This event provided important reminders about EEW systems. EEW cannot prevent buildings from collapsing; but damage can be reduced or avoided if better building choices are made. If the seismic monitoring network coverage in the epicentral area were denser and the data processing were faster, there could have been a longer warning time in Mexico City (i.e., more than 20 s), instead of 6 s. If the buildings that collapsed had been reinforced to be earthquake resistant, they might have performed better during the September 19, 2017 quake. A high-standard building code and reinforcement for earthquake resilience must accompany an EEW system environment, as is widely adopted in Japan. No modern multi-story buildings have collapsed immediately during the shaking of any of the recent strong earthquakes in Japan.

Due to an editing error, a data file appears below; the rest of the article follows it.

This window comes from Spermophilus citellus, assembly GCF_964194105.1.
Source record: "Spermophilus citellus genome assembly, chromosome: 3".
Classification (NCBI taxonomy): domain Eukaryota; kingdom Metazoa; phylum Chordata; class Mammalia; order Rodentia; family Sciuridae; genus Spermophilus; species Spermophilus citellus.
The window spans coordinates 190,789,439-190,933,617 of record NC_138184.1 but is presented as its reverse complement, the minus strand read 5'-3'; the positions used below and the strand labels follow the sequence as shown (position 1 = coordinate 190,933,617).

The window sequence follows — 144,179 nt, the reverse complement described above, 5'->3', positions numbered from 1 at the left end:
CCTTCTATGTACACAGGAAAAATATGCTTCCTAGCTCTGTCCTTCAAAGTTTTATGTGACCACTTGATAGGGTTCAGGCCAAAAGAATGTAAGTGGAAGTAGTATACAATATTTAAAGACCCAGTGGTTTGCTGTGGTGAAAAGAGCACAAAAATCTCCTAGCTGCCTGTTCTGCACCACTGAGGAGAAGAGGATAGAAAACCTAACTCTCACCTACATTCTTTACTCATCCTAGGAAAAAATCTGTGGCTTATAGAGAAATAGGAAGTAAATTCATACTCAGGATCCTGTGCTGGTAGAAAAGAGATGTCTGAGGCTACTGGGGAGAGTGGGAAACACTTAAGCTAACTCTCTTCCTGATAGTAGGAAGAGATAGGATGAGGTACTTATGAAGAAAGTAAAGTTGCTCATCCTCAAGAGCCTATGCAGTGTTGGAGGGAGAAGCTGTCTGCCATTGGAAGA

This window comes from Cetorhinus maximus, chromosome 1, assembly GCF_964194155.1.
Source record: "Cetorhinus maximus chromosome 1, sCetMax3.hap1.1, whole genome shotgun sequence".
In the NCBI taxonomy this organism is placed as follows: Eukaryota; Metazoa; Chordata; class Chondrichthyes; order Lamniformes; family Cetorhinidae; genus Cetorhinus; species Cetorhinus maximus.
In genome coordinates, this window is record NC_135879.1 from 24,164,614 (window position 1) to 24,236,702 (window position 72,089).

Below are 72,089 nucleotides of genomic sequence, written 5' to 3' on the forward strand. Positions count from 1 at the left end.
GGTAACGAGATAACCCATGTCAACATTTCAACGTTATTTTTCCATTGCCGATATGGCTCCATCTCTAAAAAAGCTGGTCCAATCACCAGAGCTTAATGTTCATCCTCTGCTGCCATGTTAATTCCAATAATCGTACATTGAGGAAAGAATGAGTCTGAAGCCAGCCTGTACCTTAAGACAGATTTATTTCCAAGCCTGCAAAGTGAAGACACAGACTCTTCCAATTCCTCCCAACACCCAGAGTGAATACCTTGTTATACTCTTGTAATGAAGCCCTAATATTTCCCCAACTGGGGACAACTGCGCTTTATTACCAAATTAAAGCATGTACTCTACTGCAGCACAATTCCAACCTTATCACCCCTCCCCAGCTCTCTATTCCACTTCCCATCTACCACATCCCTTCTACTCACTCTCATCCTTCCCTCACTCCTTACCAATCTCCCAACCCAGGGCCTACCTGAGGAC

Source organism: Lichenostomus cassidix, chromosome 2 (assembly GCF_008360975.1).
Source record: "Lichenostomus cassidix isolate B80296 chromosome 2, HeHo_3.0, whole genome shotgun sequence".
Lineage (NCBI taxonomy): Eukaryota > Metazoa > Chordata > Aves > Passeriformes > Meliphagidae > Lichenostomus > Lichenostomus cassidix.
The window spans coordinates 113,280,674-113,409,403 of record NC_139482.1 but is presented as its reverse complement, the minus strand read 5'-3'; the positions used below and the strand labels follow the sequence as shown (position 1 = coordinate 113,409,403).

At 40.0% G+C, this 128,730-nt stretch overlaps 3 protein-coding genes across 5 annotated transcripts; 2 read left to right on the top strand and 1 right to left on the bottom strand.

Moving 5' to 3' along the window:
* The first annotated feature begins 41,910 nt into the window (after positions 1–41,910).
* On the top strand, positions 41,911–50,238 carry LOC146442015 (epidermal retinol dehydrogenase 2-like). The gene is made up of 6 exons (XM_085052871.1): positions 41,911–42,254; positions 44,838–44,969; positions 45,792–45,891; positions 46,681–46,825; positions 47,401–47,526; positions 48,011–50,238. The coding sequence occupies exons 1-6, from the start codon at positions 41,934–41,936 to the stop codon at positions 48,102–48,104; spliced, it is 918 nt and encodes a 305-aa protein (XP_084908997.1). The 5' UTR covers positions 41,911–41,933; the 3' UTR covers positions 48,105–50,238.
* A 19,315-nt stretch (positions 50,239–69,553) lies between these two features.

In the western United States, the background seismicity is moderate. But the region does have high hazard, with destructive earthquakes (Mw ≥ ~ 6.7) likely along active faults. The 1989 Loma Prieta (Mw6.9) and the 1994 Northridge (Mw6.7) caused serious damage in urban areas in northern and southern California, respectively. The Loma Prieta event ruptured a small portion of the zone along the southern section of the fault previously ruptured by the 1906 San Francisco earthquake (Mw7.9, with the estimated maximum Modified Mercalli Intensity (MMI) of IX (Extreme) in San Francisco and several other cities, casualties of ~ 3000, over 80% of the City of San Francisco was destroyed). Thus, a large event (Mw > 6.7) is still likely to occur in the region. The Northridge earthquake occurred on a blind thrust fault near the epicenter of the 1971 San Fernando earthquake (Mw6.6, maximum MMI of IX) and directly hit Los Angeles, a populated US city, for the first time since the 1933 Long Beach earthquake (Mw6.4).